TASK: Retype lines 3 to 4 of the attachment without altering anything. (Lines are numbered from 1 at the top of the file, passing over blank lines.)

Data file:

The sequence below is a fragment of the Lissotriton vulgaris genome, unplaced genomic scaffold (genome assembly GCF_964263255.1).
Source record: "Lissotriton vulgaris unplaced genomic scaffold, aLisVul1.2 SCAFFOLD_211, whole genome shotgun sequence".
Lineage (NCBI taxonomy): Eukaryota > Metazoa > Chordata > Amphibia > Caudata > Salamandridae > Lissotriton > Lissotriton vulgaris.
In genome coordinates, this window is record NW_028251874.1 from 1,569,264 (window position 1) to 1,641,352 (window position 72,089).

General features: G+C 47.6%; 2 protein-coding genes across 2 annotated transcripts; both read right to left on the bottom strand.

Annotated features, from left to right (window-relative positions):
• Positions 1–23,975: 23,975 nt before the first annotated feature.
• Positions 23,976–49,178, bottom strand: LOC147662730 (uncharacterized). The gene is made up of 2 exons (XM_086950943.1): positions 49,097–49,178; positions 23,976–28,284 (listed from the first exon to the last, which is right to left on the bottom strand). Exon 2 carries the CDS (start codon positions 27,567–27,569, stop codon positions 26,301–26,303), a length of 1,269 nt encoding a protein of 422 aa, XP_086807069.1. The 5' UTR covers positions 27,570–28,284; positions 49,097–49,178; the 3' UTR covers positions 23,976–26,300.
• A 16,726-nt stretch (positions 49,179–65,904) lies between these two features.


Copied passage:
Lineage (NCBI taxonomy): Eukaryota > Metazoa > Chordata > Amphibia > Caudata > Salamandridae > Lissotriton > Lissotriton vulgaris.
In genome coordinates, this window is record NW_028251874.1 from 1,569,264 (window position 1) to 1,641,352 (window position 72,089).